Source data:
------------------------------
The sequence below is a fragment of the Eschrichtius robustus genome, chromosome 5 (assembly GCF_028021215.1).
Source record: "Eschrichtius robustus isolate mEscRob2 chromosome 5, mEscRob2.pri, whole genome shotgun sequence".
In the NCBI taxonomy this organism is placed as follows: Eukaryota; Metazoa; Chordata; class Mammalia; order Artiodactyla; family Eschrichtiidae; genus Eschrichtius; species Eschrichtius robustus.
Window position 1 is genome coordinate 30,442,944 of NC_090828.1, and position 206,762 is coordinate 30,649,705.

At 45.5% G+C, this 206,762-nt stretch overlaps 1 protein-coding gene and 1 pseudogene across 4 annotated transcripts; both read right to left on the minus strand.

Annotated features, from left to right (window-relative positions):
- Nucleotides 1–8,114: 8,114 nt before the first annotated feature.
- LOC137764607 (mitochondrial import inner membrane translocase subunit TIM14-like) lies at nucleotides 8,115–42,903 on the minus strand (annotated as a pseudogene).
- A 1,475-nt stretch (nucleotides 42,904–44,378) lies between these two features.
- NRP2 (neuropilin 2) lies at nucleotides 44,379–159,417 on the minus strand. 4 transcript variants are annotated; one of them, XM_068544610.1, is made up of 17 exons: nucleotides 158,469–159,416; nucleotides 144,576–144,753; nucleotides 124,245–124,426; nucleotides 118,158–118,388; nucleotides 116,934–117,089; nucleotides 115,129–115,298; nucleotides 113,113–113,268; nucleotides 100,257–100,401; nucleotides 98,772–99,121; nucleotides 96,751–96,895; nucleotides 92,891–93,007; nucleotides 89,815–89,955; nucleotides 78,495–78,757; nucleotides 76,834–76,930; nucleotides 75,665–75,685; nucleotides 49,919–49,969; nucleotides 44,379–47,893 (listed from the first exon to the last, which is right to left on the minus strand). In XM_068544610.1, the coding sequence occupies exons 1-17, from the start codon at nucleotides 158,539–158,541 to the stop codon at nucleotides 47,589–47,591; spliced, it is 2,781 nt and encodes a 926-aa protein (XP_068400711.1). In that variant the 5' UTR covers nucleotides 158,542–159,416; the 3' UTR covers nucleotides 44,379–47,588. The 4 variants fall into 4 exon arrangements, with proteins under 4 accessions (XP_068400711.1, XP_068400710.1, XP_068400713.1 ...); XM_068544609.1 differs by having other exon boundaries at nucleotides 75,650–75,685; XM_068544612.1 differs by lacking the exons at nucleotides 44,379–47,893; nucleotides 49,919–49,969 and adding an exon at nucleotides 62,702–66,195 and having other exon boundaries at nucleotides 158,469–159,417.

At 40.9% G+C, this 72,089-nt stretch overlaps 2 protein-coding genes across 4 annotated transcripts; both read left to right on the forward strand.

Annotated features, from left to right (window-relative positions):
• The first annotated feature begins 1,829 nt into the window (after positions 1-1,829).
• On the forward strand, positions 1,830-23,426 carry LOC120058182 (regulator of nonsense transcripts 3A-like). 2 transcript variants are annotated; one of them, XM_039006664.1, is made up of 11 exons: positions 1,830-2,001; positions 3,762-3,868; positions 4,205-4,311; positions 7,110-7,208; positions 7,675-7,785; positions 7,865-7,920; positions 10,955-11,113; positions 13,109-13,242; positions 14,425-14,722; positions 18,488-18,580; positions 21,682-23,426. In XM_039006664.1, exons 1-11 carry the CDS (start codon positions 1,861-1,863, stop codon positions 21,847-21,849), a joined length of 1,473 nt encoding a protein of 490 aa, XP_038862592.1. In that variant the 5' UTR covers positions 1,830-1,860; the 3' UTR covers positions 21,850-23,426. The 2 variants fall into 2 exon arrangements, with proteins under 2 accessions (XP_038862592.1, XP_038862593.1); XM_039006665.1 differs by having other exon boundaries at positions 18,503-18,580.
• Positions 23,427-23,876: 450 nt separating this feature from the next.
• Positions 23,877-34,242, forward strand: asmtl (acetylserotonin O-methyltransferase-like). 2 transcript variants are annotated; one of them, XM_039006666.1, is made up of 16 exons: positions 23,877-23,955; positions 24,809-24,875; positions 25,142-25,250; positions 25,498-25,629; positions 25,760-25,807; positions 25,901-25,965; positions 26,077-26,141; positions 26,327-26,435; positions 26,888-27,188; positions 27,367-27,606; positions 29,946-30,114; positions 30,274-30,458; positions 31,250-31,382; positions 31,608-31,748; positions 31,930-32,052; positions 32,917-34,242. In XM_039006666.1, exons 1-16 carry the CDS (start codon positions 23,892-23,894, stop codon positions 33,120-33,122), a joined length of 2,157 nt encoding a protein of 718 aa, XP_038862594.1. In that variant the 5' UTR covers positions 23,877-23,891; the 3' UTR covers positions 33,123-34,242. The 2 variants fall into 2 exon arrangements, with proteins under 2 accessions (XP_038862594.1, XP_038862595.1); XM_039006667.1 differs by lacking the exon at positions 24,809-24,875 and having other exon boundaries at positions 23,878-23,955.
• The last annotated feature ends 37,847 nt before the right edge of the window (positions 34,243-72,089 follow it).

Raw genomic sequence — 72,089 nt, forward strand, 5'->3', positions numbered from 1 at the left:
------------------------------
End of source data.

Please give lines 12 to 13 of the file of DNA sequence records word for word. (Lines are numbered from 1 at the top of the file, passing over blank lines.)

Annotated features, from left to right (window-relative positions):
• The first annotated feature begins 1,829 nt into the window (after positions 1-1,829).